Chicago icon's new name may take time to stick
CHICAGO (Reuters) - It took two years to erect what was once the tallest building in the world. It may take a bit longer for the public to take to its new name.
On Thursday, the 36-year-old Sears Tower becomes the Willis Tower, named after the world's third-largest insurance broker, Willis Group Holdings Ltd.
Public relations experts, academics and local historians said it could take decades for the new name of the 110-story skyscraper to take its place in the public consciousness.
"The Sears Tower is not just a Chicago landmark, it's a national landmark that's known around the world," said Aaron Perlut, a managing partner at St. Louis-based PR agency Elasticity. "We see it on our TVs, in movies and magazines, so it is part of pop culture."
"Gaining public acceptance of renaming the Sears Tower will be extremely challenging," he added. "Even with a very long, integrated marketing campaign we could be looking at a 20- to 30-year period."
Protesters of the name change started a Web site, www.itsthesearstower.com, boasting 34,000 signatures on an online petition.
Willis' chief executive said he understood the fuss after the original name-change announcement in March, but said the firm, which has leased some 140,000 square feet (13,000 square meters) in the skyscraper, is committed to Chicago.
Joe Plumeri, the CEO of London-headquartered Willis Group, acknowledged it could take time to win over Chicagoans.
"Nothing big is easy," he said.
The 1,450-foot sleek, black skyscraper was commissioned by Sears Holdings Corp, once America's largest retailer, at a cost of more than $175 million.
The foundation and floor slabs required 2 million cubic feet (56,600 cubic meters) of concrete, enough to build a 5-mile stretch of eight-lane highway.
Sears left the tower for a new suburban Chicago headquarters in 1991. In the meantime, Sears has lost ground to retailers like Wal-Mart Stores Inc and Home Depot Inc.
Even after Sears departed, the tower that tops Chicago's impressive skyline kept its name, attracting thousands daily to gape from its observation skydeck, the highest in the Western Hemisphere. This is the prize Willis seeks.
"When you have the chance to have your name attached to a building of that stature, it really says something about your company," Plumeri said.
Willis is paying about $24 million a year for the office space. Details on the price for the naming rights have not been disclosed.
Plumeri, for one, said he does not mind tongue-in-cheek references to Willis Tower as "Big Willie."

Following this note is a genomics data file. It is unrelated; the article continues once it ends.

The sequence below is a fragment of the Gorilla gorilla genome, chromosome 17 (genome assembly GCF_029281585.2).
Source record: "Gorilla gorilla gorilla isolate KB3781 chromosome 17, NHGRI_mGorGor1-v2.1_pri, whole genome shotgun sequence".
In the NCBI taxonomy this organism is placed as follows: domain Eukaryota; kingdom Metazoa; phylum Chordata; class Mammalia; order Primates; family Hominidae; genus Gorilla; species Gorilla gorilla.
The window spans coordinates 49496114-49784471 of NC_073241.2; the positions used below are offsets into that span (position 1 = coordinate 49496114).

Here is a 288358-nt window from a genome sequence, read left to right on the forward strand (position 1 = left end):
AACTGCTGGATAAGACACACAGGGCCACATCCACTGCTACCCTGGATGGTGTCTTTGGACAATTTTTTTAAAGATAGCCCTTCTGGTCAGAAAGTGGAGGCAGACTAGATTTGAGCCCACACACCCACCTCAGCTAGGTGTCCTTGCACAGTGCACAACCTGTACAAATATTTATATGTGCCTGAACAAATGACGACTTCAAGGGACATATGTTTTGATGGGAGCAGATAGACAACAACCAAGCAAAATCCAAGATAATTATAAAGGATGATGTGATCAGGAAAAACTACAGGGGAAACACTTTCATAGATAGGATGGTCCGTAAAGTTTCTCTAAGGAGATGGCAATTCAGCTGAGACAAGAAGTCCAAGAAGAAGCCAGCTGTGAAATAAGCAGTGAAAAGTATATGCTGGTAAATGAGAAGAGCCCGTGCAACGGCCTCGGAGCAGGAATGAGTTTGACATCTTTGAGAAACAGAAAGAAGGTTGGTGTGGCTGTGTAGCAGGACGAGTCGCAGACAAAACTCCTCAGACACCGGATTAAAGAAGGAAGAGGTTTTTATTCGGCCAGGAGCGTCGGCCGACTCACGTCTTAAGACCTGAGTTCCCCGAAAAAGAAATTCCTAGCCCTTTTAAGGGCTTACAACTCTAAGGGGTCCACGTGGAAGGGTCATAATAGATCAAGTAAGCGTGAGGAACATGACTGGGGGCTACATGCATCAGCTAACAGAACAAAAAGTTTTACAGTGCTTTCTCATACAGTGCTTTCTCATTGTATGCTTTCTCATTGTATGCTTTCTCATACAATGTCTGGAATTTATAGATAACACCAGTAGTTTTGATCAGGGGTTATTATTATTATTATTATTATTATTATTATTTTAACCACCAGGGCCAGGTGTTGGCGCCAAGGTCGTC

Willis' entry will be accompanied by a burst of philanthropy: $100,000 donations to Chicago's bid to host the 2016 Olympic Games and to a local volunteer organization.
Jamie Born, head of Born Public Relations, said even a strong marketing campaign may not win over all Chicagoans.
"Some people will never embrace the Willis Tower no matter what," she said. "But not much can be done about that."
Timothy Calkins, a marketing professor at Northwestern University's Kellogg School of Management, said the formal name change on Thursday may reignite public outcry.
"I fear an abrupt change will result in a negative backlash," he said. "People have strong feelings about this."
Locals on the street appeared to share that opinion.
"Why are we letting a British company do this to our biggest landmark?" said Shelley Anderson, 32, an office clerk. "It's the Sears Tower. It always will be."
Chicago has had its share of landmark name changes.
The Aon Center, the skyscraper that is home to insurance broker Aon Corp, was originally the Standard Oil Building and nicknamed "Big Stan." Few recall that moniker.
Many fans still call the home stadium of the Chicago White Sox baseball team Comiskey Park, and not the more corporate Cellular Field adopted in 2003 for sponsor United States Cellular Corp.
Renaming a landmark like the Sears Tower presents a challenge, Chicago History Museum curator John Russick said.
"To Chicagoans this is not just a commercial building. It is a monument to who we are and the kind of city we live in," he said.
"What's in it for the rest of us to call it by the new name?" he added. "It could be that in 40 years people will call it the Willis Tower, but it will take a generational shift for it to happen."
(Editing by Andrew Stern)
A federal judge struck down Utah's ban on same-sex marriage as unconstitutional, handing a major victory to gay rights activists in a conservative state Slideshow